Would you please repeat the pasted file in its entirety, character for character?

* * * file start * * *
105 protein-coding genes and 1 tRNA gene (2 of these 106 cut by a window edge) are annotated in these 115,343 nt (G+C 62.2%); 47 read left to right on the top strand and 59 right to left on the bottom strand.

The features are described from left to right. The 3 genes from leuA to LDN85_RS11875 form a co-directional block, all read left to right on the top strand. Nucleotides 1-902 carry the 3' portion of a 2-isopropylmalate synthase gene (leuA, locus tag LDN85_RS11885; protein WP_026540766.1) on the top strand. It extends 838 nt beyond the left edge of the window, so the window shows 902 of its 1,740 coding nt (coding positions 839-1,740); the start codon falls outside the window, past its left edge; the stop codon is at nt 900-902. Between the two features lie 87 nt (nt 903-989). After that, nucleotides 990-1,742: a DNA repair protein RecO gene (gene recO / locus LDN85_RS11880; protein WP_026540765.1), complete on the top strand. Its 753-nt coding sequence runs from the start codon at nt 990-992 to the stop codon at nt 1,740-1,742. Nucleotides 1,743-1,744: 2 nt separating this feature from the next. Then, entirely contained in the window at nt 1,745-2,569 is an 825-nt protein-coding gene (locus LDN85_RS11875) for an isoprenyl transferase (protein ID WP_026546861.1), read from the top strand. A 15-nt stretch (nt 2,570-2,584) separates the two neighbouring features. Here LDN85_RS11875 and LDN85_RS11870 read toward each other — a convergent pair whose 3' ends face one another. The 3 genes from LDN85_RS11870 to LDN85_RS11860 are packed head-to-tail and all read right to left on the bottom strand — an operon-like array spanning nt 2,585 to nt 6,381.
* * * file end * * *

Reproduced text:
105 protein-coding genes and 1 tRNA gene (2 of these 106 cut by a window edge) are annotated in these 115,343 nt (G+C 62.2%); 47 read left to right on the top strand and 59 right to left on the bottom strand.

The features are described from left to right. The 3 genes from leuA to LDN85_RS11875 form a co-directional block, all read left to right on the top strand. Nucleotides 1-902 carry the 3' portion of a 2-isopropylmalate synthase gene (leuA, locus tag LDN85_RS11885; protein WP_026540766.1) on the top strand. It extends 838 nt beyond the left edge of the window, so the window shows 902 of its 1,740 coding nt (coding positions 839-1,740); the start codon falls outside the window, past its left edge; the stop codon is at nt 900-902. Between the two features lie 87 nt (nt 903-989). After that, nucleotides 990-1,742: a DNA repair protein RecO gene (gene recO / locus LDN85_RS11880; protein WP_026540765.1), complete on the top strand. Its 753-nt coding sequence runs from the start codon at nt 990-992 to the stop codon at nt 1,740-1,742. Nucleotides 1,743-1,744: 2 nt separating this feature from the next. Then, entirely contained in the window at nt 1,745-2,569 is an 825-nt protein-coding gene (locus LDN85_RS11875) for an isoprenyl transferase (protein ID WP_026546861.1), read from the top strand. A 15-nt stretch (nt 2,570-2,584) separates the two neighbouring features. Here LDN85_RS11875 and LDN85_RS11870 read toward each other — a convergent pair whose 3' ends face one another. The 3 genes from LDN85_RS11870 to LDN85_RS11860 are packed head-to-tail and all read right to left on the bottom strand — an operon-like array spanning nt 2,585 to nt 6,381.